Nadal was surprisingly pushed to a fifth set in the first round by American John Isner. He lost two tiebreakers in the match, both by the score, 7-2. If Isner's legs hadn't given out on him in the final two sets, it could have been an even bigger scare for Nadal.
In the next round, it was fellow countryman Pablo Andujar who gave Nadal fits. Although Andujar wasn't able to win a set, he was close in each one. Two sets lasted over an hour, with the final set concluding in 92 long minutes and a narrow tiebreak triumph for Nadal.
Nadal has never been this troubled in the early rounds of his favorite Grand Slam, usually posting multiple 6-0 sets in these rounds. In fact, the five-time French Open champion has seen two of his slams earned without dropping a set.
In 2008, Nadal surrendered just 41 games in 21 sets on the clay. This year, Nadal has already lost 38 games in just two matches. His struggles have people questioning if he's still dominant on the surface, especially with two consecutive straight-set losses to Novak Djokovic on clay this year.
Here are five reasons to see the silver lining in Nadal's challenges, and why he'll turn "struggle" into success.
John Isner is currently No. 39 in the world. Pablo Andjuar sits at No. 48.
The highest seeded player Nadal had previously taken on in the first round of the French Open was No. 50 Robin Soderling in 2006. Nadal was also a No. 2 seed at the time, with Roger Federer still at the top of the world.
The best player Nadal has faced in the second round is either Xavier Malisse or Horacio Zeballos. Both players were ranked outside the top 40.
Nadal usually sees the talent he saw in the first two rounds this year in the Round of 32. Also, the gap between No. 1 and No. 40 is much smaller than it has been in the past. Every player on the tour is an incredible athlete with very few weaknesses. Each player has to bring their best to their court every time they walk out.
What matters is that Nadal took care of business and was at his best when his back was against the wall.
If you don't believe me, just ask Isner if Nadal should be worried going forward.
Nadal's ability to come out on top of close matches has never been in doubt.
However, the top player isn't usually tested in a Grand Slam until the Round of 16 or so. Nadal has already passed a couple of tests, and that will help him moving forward. Now, if someone plays out of their mind against Nadal in the next couple of rounds, he'll be able to weather the storm.
Being able to cruise in the first three rounds of a tournament has come back to nip so many players in the butt. Once they get down in the later rounds, they panic and try to force their play. Attempting to force your best tennis to come out rarely works, and many players fall earlier than expected in tournaments because of it.
Nadal can rest easy knowing that two great players gave him some of their best tennis and he survived the challenge.
Roger Federer was down two sets to Alejandro Falla at Wimbledon in 2010 before he made his comeback. After struggling again in the second round, he made it all the way to the quarterfinals, where Tomas Berdych played the match of his life to beat Federer.
Federer lost the first set at the 2010 Australian Open to Igor Andreev. He went on to win the entire tournament. Federer also had a test in the first round of the 2007 Australian Open against Bjorn Phau, but fought back from 5-3 down to win the match—and eventually the tournament.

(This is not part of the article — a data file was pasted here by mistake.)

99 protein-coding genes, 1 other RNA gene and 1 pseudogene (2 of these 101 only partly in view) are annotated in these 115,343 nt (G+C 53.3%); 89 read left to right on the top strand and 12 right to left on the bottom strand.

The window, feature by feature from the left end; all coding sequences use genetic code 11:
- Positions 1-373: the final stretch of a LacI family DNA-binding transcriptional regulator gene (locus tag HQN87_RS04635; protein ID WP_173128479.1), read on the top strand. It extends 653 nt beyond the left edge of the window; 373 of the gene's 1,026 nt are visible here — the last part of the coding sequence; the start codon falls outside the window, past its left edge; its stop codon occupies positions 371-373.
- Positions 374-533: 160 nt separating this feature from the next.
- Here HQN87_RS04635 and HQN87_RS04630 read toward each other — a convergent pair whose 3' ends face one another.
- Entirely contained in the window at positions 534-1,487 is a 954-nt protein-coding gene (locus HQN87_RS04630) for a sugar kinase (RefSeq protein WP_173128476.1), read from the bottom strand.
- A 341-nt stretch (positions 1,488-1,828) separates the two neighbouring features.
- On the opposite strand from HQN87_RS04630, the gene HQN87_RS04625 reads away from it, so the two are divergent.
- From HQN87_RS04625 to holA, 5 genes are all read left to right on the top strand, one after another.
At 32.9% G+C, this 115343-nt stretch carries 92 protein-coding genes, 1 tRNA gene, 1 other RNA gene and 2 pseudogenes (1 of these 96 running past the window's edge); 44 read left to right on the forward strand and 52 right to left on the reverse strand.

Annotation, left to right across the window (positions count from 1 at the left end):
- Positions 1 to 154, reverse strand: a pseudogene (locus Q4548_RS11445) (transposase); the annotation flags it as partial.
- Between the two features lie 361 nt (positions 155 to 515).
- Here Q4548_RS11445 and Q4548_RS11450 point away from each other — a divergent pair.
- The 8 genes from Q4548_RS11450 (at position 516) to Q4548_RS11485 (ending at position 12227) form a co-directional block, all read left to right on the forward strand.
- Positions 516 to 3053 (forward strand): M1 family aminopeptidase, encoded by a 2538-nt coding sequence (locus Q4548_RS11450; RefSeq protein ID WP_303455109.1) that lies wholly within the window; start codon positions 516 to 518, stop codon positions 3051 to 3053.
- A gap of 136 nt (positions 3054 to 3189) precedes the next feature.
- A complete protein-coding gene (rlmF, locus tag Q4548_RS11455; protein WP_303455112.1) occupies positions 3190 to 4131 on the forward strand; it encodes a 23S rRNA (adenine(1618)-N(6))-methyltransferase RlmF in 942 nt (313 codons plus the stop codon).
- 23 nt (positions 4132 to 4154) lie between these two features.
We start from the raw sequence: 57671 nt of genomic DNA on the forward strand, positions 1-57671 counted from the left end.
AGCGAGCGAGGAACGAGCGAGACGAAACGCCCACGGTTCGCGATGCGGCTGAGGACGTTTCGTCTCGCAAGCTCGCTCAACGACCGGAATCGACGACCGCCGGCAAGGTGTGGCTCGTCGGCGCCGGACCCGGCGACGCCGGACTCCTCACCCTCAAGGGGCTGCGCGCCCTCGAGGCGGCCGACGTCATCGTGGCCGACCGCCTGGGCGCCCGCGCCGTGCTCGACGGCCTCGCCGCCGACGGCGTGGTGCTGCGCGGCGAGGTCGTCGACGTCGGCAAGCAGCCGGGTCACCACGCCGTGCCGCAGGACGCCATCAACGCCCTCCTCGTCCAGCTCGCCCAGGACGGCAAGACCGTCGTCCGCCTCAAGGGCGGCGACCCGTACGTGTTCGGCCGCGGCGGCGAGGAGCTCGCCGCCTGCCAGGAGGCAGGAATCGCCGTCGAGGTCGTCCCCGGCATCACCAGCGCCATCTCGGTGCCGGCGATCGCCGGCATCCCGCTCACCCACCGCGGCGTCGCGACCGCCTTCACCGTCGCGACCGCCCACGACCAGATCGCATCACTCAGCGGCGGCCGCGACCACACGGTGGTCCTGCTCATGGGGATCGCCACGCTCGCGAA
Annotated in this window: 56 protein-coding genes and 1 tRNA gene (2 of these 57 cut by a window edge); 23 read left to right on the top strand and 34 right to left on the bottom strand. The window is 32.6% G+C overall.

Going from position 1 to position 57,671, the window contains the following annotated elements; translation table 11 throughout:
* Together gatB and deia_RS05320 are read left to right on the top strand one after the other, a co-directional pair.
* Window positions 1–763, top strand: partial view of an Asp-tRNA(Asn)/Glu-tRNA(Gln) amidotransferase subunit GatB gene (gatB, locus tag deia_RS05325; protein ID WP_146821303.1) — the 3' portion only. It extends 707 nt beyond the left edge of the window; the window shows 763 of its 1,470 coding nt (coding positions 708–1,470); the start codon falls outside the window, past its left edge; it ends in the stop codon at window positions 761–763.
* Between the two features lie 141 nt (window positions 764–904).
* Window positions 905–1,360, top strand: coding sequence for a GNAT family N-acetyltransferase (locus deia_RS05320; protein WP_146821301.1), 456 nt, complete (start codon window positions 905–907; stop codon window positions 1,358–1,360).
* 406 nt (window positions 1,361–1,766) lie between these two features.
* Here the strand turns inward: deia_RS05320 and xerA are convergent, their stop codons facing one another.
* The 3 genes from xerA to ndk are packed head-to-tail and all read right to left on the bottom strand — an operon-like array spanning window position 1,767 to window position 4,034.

Basically, being down early doesn't mean you're out. Federer would take his early struggles and use them as learning experiences for the second week of the tournament. Great champions know how to battle out of holes, and still come up with the goods in the clutch.
In fact, Federer always seemed to be rusty at the beginning of a tournament. He always found his game, and even posted better results against better players.
Do you think Nadal is a great champion?
I'm convinced he'll find a way to keep improving as the tournament progresses.
Nadal's not going to tire out.
The reason most people think struggling early can hurt a player is in the department of conditioning. However, there's no player that can handle the grind of clay quite like Nadal can. If someone comes out and hits him off the court, so be it. But no one's going to be able to send Nadal home without hitting upward of 50 winners. Soderling had 61 in his 2009 upset.
Nadal may look tired in the latter stages of a five-setter, but that won't slow him down during a point. There's very few shots on the red dirt that Nadal won't chase, but his training regimen allows him to do so.
When Nadal lost to Soderling, the tendonitis in his knees was at its worst. This year, Nadal is smaller than in years past. He dropped some weight to alleviate the pressure on his knees, and his knees shouldn't be an issue at Roland Garros.
Anyone making an argument that Nadal will wear out can bury it right in the red dirt.
People once said that Nadal couldn't win a Grand Slam on anything but clay. Done.
People said that Nadal would never beat Roger at Wimbledon. Done.
People demanded that Nadal would never be the same after his knee problems. Three Grand Slams titles in the last four chances says that one has been disproved too.
Nadal loves being doubted. When people tell him he can't do something, he works doubly hard to go out and prove them wrong. Now, some are saying he's struggling at Roland Garros. His 40-1 record at the French Open seems to suggest otherwise, but Nadal will continue to fight and prove people wrong.
Others have been saying that Novak Djokovic is the favorite to win the French Open. How can a five-time—and also defending—champion be an underdog? He's also the No. 1 player in the world, but he loves the challenge of being told he can't beat Djokovic.
I'd be thoroughly surprised if he and Djokovic didn't meet in the final.
For Nadal, that's the grandest stage to end Djokovic's streak of invincibility.